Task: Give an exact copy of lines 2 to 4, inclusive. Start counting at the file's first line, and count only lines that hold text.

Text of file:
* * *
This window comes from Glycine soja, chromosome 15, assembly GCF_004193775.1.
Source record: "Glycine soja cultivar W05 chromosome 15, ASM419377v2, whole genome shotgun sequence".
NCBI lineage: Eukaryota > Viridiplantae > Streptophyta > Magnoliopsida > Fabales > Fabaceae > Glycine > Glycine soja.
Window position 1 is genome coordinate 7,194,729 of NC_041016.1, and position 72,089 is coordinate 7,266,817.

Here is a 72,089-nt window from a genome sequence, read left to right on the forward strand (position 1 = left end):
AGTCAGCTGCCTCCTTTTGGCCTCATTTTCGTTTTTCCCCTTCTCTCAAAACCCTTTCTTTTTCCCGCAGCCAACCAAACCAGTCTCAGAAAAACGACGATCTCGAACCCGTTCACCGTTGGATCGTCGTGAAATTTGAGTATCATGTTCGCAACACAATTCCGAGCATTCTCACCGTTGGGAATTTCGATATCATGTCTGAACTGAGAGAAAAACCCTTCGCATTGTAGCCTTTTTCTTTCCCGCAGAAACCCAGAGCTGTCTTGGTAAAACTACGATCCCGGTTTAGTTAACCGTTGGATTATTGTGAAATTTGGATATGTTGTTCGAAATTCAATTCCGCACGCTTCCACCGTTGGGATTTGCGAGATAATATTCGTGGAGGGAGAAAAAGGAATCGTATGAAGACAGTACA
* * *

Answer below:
Source record: "Glycine soja cultivar W05 chromosome 15, ASM419377v2, whole genome shotgun sequence".
NCBI lineage: Eukaryota > Viridiplantae > Streptophyta > Magnoliopsida > Fabales > Fabaceae > Glycine > Glycine soja.
Window position 1 is genome coordinate 7,194,729 of NC_041016.1, and position 72,089 is coordinate 7,266,817.